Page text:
Then the questions are:

How does a WeeklyAvailabilities instance reach its initial state? There seems to be a default setting in the no-args constructor. Will any WeeklyAvailabilities instance ever keep these values or will they typically set individual timeslots, making the no-args constructor rather worthless, and instead call for a full-args one (or application of some builder pattern).

Do you think someone will want change the start or end times individually, not pair-wise? Only then should you offer individual setters.

To sum it up, my wild guess is that you might be better off with a seven-TimeRange constructor and no setter at all.

  • 2
    +1 for the "no setter at all" - the question reads like "which of these two options is less wrong?" Default to immutable structures if at all possible, because they are just so much more understandable. – Frank Shearar Dec 8 at 16:18
  • To answer some of the questions it is possible for timeslots to have their default values, but not all of them have to keep them. So maybe the builder would be a better choice here, however I just have a concern for the following situation: lets say I load a weeklyavailabilities class from the database, and lets say I want to change just the start time or just the end time of monday for example. Would a builder that takes the old weeklyavailabilities and allows changes to it via changeStartTime() changeEndTime() be more appropriate? – Sahil Tara Dec 9 at 13:24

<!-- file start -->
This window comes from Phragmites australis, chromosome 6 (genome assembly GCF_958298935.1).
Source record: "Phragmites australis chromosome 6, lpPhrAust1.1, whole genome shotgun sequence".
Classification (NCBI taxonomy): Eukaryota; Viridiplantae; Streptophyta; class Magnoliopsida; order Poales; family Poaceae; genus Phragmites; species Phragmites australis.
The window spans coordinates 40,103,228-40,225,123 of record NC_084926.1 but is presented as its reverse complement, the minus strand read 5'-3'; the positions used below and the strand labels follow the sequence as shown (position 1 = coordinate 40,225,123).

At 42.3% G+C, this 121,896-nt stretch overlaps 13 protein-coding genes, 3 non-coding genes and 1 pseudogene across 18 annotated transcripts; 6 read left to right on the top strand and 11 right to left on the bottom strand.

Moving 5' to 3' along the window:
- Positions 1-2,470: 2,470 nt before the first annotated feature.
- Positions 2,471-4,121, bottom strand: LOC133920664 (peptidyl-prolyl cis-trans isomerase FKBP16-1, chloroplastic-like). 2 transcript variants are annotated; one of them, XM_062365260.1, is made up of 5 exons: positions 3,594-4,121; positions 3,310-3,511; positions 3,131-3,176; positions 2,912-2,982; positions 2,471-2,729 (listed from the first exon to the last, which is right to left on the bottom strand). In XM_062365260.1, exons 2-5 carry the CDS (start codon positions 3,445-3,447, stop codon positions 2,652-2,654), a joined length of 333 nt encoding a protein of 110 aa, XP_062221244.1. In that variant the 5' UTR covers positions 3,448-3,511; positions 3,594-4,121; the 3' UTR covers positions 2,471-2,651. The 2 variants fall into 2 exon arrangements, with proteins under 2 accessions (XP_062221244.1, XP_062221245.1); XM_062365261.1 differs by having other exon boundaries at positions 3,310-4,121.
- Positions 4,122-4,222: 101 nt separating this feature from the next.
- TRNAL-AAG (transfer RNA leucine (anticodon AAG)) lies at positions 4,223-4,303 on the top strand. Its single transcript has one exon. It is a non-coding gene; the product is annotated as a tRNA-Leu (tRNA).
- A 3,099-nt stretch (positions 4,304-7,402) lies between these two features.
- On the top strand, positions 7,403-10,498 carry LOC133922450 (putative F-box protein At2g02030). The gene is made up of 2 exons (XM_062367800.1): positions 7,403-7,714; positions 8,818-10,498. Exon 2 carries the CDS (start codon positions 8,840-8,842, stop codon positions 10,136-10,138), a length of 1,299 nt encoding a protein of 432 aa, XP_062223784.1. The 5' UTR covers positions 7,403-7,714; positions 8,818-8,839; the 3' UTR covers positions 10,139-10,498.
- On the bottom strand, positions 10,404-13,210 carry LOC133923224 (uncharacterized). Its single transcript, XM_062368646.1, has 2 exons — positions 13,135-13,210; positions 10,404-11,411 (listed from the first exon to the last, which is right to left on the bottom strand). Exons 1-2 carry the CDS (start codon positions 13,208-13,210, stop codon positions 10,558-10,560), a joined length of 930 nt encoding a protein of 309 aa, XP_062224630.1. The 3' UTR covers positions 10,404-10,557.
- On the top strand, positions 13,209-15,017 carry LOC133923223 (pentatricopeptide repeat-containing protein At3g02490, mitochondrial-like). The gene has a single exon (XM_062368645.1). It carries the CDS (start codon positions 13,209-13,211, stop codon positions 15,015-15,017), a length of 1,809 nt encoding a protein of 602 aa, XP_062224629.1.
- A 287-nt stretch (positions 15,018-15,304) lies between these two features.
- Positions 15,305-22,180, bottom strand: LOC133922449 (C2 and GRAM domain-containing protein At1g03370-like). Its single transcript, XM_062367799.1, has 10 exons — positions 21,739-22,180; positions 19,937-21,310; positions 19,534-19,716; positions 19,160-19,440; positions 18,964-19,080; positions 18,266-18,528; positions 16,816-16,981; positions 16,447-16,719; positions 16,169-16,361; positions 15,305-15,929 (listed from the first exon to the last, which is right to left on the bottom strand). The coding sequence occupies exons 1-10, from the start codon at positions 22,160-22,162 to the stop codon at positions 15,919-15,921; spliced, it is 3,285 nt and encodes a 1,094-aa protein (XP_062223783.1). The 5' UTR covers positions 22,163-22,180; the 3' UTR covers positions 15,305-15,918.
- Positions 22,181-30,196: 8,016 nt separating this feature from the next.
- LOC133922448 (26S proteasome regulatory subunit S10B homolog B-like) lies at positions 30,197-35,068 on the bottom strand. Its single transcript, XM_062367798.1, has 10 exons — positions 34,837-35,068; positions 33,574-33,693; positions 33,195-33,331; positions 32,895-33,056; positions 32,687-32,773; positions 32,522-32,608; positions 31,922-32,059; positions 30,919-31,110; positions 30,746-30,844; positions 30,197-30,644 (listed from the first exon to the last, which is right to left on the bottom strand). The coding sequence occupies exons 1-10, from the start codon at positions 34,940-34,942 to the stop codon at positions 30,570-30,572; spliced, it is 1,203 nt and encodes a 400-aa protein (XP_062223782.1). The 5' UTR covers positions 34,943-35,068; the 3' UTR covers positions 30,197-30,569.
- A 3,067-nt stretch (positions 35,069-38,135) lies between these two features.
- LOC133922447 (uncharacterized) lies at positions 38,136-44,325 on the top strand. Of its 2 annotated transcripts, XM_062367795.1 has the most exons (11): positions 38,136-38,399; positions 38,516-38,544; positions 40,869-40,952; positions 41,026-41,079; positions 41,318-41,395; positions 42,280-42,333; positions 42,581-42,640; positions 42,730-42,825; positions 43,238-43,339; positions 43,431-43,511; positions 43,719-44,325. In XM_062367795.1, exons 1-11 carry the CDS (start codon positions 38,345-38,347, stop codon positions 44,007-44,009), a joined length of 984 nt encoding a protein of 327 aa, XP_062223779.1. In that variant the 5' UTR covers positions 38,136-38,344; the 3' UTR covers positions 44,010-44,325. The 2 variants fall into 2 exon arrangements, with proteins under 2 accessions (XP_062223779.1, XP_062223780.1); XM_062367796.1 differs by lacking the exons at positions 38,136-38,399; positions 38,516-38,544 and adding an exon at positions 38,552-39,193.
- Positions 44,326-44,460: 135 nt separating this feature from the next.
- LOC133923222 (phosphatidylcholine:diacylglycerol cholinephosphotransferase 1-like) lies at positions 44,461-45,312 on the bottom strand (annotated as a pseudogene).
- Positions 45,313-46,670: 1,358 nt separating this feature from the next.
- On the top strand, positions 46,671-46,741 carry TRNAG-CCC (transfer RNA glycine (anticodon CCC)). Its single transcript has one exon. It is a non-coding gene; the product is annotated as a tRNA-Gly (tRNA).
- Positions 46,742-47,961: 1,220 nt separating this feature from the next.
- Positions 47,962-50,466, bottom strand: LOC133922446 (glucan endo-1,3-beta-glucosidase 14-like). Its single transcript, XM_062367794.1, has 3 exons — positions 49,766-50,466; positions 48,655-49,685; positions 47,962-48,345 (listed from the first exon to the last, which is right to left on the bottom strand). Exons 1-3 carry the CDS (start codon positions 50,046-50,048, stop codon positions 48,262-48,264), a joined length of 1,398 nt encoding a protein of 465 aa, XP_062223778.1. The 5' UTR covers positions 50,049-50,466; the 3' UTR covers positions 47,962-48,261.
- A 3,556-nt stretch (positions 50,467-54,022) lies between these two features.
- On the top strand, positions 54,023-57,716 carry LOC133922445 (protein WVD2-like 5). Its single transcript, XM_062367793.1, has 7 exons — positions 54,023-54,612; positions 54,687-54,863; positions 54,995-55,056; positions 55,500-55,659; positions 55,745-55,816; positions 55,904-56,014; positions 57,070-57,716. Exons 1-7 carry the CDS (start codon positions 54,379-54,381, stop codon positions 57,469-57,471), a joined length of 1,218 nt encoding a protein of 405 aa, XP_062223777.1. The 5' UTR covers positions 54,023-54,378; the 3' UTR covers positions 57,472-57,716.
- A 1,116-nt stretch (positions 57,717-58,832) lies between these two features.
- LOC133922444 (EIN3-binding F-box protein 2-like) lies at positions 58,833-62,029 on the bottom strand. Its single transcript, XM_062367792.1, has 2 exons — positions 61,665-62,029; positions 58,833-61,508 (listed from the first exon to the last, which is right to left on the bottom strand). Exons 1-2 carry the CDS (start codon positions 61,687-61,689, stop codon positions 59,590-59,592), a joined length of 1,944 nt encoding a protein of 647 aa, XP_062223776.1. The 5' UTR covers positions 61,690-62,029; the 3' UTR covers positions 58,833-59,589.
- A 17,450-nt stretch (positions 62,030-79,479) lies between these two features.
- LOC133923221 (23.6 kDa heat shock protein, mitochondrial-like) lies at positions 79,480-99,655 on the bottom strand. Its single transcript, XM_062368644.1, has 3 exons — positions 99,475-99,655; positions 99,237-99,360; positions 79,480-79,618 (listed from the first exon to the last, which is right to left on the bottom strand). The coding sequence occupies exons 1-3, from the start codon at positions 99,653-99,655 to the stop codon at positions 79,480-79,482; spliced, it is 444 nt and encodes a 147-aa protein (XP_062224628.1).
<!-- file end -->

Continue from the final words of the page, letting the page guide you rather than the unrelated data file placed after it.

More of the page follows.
• 1
    I see you expect individual changes of e.g. the tuesday end time long after initial creation, so the individual setters are a good choice matching the state-change behavior that you need. – Ralf Kleberhoff Dec 9 at 18:15

Without further information, your second idea looks better, because it simplifies the interactions with TimeRange (decreasing coupling), and allows you to delegate to that class the consistency checks.

Also consider this refactoring, which reduces code replication and improves maintainability:

import java.util.*;

public class WeeklyAvailabilities {
    public static enum WeekDay { MONDAY, TUESDAY, ... };

    private Map<WeekDay,Integer> slots = new EnumMap<>(WeekDay.class);

    public WeeklyAvailabilities() {
    // set defaults
    }

    // some getters and such
    public void setSlot(WeekDay day, Integer slot) {
        slots.put(day, slot);
    }

// continue the pattern for all the slots
}
  • Thanks for the idea, I used this to refactor my code a bit, and must I say my code looks a lot cleaner now thanks to this. I completely forgot enum maps were a thing! – Sahil Tara Dec 10 at 11:35

Your first option defeats the purpose of the TimeRange class, you might as well have 14 TimeStamps in WeeklyAvailabilities directly. Which would not necessarily be that bad if you want to allow incremental population of WeeklyAvailabilities but you would lose the time slot concept, getting a flatter model.

To prevent clutter and a needless amount of methods I would use a WeekDay enum as a second argument in setSlot. And change the name TimeRange to TimeSlot because you now use two different words for the same thing.